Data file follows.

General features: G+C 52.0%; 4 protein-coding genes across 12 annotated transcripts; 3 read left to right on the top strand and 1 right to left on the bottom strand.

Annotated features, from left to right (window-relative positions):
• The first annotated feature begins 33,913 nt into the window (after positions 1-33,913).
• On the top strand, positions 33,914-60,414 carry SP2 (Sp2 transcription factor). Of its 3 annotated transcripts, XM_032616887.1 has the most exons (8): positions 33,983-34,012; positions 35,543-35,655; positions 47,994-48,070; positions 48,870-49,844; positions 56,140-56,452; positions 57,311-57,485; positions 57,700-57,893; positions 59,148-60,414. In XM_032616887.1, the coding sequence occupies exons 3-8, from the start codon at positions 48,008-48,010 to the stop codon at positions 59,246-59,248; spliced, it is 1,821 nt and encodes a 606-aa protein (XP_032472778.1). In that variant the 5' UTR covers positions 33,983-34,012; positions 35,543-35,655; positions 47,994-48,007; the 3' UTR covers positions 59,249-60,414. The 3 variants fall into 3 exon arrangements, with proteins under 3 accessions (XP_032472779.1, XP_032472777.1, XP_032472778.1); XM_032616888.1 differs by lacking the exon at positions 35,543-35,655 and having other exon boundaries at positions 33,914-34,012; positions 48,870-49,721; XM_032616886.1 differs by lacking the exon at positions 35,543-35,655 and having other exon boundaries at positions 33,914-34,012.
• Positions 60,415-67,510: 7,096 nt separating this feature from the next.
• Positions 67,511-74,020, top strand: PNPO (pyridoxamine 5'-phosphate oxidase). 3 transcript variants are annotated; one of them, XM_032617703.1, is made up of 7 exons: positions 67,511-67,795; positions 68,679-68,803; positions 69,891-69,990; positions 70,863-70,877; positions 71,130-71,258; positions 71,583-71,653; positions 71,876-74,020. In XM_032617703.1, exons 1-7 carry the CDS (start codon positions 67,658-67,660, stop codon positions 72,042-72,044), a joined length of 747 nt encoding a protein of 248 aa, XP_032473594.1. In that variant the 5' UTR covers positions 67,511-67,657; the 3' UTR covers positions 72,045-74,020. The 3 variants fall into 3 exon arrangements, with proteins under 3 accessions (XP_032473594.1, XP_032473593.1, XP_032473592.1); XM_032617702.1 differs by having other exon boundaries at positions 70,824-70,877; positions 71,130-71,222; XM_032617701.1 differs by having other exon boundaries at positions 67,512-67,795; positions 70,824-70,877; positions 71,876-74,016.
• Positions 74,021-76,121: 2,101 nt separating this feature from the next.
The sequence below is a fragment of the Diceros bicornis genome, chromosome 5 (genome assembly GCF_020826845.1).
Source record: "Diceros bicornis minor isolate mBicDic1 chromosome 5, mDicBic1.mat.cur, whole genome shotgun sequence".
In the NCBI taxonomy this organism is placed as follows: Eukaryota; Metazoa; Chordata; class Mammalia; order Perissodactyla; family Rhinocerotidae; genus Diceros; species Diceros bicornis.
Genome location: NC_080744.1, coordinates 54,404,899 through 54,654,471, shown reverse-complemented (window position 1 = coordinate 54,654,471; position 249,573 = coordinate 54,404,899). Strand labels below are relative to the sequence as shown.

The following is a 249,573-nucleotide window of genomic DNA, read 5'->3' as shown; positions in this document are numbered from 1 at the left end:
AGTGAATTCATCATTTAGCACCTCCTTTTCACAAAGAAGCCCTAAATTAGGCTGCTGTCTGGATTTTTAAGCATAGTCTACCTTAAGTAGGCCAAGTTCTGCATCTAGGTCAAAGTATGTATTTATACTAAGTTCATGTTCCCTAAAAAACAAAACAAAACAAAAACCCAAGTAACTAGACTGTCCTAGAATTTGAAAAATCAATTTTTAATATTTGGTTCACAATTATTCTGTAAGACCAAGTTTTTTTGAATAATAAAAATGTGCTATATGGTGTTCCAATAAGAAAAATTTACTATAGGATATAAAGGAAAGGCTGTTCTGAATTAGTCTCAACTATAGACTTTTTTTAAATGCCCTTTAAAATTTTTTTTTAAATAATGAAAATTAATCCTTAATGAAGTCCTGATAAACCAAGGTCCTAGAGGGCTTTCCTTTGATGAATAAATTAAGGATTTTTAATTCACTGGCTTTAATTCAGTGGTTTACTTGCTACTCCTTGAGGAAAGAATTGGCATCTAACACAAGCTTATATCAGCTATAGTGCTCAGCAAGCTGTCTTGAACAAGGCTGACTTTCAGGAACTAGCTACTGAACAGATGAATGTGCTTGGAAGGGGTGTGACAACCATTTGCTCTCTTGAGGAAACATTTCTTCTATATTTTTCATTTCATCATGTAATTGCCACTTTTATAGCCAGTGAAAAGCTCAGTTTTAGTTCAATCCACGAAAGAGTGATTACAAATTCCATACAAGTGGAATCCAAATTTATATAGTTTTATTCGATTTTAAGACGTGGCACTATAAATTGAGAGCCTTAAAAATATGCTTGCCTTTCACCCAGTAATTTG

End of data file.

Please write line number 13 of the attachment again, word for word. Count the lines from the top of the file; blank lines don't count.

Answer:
AGTGAATTCATCATTTAGCACCTCCTTTTCACAAAGAAGCCCTAAATTAGGCTGCTGTCTGGATTTTTAAGCATAGTCTACCTTAAGTAGGCCAAGTTCTGCATCTAGGTCAAAGTATGTATTTATACTAAGTTCATGTTCCCTAAAAAACAAAACAAAACAAAAACCCAAGTAACTAGACTGTCCTAGAATTTGAAAAATCAATTTTTAATATTTGGTTCACAATTATTCTGTAAGACCAAGTTTTTTTGAATAATAAAAATGTGCTATATGGTGTTCCAATAAGAAAAATTTACTATAGGATATAAAGGAAAGGCTGTTCTGAATTAGTCTCAACTATAGACTTTTTTTAAATGCCCTTTAAAATTTTTTTTTAAATAATGAAAATTAATCCTTAATGAAGTCCTGATAAACCAAGGTCCTAGAGGGCTTTCCTTTGATGAATAAATTAAGGATTTTTAATTCACTGGCTTTAATTCAGTGGTTTACTTGCTACTCCTTGAGGAAAGAATTGGCATCTAACACAAGCTTATATCAGCTATAGTGCTCAGCAAGCTGTCTTGAACAAGGCTGACTTTCAGGAACTAGCTACTGAACAGATGAATGTGCTTGGAAGGGGTGTGACAACCATTTGCTCTCTTGAGGAAACATTTCTTCTATATTTTTCATTTCATCATGTAATTGCCACTTTTATAGCCAGTGAAAAGCTCAGTTTTAGTTCAATCCACGAAAGAGTGATTACAAATTCCATACAAGTGGAATCCAAATTTATATAGTTTTATTCGATTTTAAGACGTGGCACTATAAATTGAGAGCCTTAAAAATATGCTTGCCTTTCACCCAGTAATTTG